I know they tried to revamp the issue, without success.



posted on Sep, 6 2006 @ 06:20 AM
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ECT is used in the Uk and no it does not involve the C part. Muscle relaxants are used and the current is applied across the skull...

Guess what guys- controversial maybe , unpleasant certainly ( for those watching anyway) but in certain cases it WORKS.. ask the guys who don't kill themselves or others if it was worth it for them.. Then argue with the relatives of those who are dead that might not have been with use of ECT ... then decide ...

Ketamine - you have got to be kidding......Why do you think you can't get Codeine or morhine cough medicines any longer ...LMAO


Dae

posted on Sep, 6 2006 @ 06:52 PM
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Originally posted by Deharg
ECT is used in the Uk and no it does not involve the C part. Muscle relaxants are used and the current is applied across the skull...


The C part does still occur, yes muscle relaxants are given but a seizure is the desired outcome.


Guess what guys- controversial maybe , unpleasant certainly ( for those watching anyway)


But you said there was muscle relaxant, how could it be unpleasant for those watching?


but in certain cases it WORKS..


In some cases, some. How does it work? The idea is to stimulate the brain into producing a seizure... to relieve depression. Well duh! Memory loss, cognitive function decreases - the brain has been though a course of seizures!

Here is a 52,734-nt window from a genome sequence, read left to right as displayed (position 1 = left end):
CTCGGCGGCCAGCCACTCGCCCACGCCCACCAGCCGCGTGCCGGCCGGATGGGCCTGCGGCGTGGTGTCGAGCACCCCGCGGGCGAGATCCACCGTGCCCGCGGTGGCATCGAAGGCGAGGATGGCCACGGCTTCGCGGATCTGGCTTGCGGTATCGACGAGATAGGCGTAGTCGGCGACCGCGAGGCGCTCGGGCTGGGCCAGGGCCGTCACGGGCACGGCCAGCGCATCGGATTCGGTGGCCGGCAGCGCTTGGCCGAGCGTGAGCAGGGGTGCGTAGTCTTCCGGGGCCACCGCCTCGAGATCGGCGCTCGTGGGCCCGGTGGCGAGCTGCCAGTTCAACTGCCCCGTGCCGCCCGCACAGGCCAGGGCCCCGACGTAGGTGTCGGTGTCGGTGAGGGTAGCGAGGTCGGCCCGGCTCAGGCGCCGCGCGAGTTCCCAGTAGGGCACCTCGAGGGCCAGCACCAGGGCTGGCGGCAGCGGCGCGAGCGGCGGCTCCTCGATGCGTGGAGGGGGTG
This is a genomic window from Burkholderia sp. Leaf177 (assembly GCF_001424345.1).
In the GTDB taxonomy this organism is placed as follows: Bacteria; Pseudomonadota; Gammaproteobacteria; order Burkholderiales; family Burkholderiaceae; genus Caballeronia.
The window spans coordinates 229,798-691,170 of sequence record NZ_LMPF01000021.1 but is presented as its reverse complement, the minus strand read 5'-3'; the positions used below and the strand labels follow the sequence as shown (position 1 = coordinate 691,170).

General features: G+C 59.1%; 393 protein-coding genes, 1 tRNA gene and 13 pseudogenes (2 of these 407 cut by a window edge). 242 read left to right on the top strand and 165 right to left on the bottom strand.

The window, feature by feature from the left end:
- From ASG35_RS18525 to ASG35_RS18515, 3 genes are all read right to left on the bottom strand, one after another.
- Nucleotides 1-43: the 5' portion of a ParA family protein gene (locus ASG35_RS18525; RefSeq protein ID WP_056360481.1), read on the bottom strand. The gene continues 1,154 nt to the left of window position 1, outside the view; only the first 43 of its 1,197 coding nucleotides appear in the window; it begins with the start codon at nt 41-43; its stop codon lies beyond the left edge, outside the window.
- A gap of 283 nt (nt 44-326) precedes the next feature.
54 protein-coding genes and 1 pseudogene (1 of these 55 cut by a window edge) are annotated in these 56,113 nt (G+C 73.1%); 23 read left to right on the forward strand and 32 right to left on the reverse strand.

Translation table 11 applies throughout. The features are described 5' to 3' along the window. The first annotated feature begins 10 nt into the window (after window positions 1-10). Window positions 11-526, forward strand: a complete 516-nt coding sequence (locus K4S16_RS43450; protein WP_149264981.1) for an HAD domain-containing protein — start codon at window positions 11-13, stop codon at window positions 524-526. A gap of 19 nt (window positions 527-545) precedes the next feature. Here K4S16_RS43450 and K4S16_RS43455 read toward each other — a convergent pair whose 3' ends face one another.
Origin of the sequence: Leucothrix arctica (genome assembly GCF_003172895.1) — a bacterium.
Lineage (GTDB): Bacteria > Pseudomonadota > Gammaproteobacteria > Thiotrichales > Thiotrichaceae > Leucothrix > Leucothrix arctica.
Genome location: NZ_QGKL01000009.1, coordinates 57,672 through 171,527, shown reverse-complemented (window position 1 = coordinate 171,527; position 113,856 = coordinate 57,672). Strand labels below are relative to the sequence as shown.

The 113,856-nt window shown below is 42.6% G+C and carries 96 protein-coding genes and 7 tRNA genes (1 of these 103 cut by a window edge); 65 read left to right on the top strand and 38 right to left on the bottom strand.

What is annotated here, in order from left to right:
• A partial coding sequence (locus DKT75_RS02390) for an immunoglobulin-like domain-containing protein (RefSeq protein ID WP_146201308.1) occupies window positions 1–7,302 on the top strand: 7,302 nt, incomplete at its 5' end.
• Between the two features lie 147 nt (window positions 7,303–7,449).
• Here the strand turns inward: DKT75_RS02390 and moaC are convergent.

Source

Shortly following the ECT course most patients manifest deficits in retaining newly learned information (anterograde amnesia) and recalling events that occurred in the weeks or months preceding the ECT course (retrograde amnesia) (Sackeim, 1992; Squire, 1986). Randomized controlled trials have shown more severe short-term memory deficits with sine wave compared to brief pulse stimulation (Valentine et al, 1968; Weiner et al, 1986), bilateral (BL) compared to right unilateral (RUL) electrode placement (Lancaster et al, 1958; Sackeim et al, 1986; Sackeim et al, 1993; Sackeim et al, 2000), and higher electrical dosage (McCall et al, 2000; Ottosson, 1960; Sackeim et al, 1993). These adverse effects are reduced by the use of RUL ECT with brief or ultrabrief pulse stimulation and electrical dosage titrated to the needs of the individual patient (Sackeim, 2004b). Nonetheless, a minority of US practitioners still use sine wave stimulation, approximately half do not adjust dosage relative to the patient’s seizure threshold, and a majority administer mainly or exclusively BL ECT (Farah and McCall, 1993; Prudic et al, 2004; Prudic et al, 2001). The continued use of treatment techniques associated with more severe short-term cognitive deficits may reflect the beliefs that the cognitive deficits are transient and that older treatment methods provide greater assurance of efficacy (Scott et al, 1992).



ask the guys who don't kill themselves or others if it was worth it for them.. Then argue with the relatives of those who are dead that might not have been with use of ECT ... then decide ...


I wasnt aware that severely depressed people acutally kill other people. In fact, when severely depressed people do find themselves getting a little bit better, perhaps with ECT, suicide is a factor.

I have talked to people, a friend who works in the mental health sector, but I wont go anecdotal, suffice to say:

Source

The UK Advocacy Network's survey of people who had received ECT treatment found that 30% of people who had received ECT found it helpful or very helpful, while over 50% found it unhelpful or damaging.